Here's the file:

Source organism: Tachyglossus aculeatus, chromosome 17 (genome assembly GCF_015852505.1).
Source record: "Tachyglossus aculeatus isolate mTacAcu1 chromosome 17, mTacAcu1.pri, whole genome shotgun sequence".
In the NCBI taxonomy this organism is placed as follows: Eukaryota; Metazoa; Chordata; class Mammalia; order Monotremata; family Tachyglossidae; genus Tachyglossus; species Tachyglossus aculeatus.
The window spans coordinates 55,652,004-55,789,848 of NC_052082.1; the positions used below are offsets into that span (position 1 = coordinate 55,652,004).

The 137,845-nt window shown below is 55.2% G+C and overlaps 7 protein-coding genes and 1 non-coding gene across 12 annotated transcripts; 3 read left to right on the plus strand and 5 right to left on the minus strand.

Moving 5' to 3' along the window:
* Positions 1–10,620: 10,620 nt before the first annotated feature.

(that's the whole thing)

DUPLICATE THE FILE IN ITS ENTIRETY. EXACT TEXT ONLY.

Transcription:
Source organism: Tachyglossus aculeatus, chromosome 17 (genome assembly GCF_015852505.1).
Source record: "Tachyglossus aculeatus isolate mTacAcu1 chromosome 17, mTacAcu1.pri, whole genome shotgun sequence".
In the NCBI taxonomy this organism is placed as follows: Eukaryota; Metazoa; Chordata; class Mammalia; order Monotremata; family Tachyglossidae; genus Tachyglossus; species Tachyglossus aculeatus.
The window spans coordinates 55,652,004-55,789,848 of NC_052082.1; the positions used below are offsets into that span (position 1 = coordinate 55,652,004).

The 137,845-nt window shown below is 55.2% G+C and overlaps 7 protein-coding genes and 1 non-coding gene across 12 annotated transcripts; 3 read left to right on the plus strand and 5 right to left on the minus strand.

Moving 5' to 3' along the window:
* Positions 1–10,620: 10,620 nt before the first annotated feature.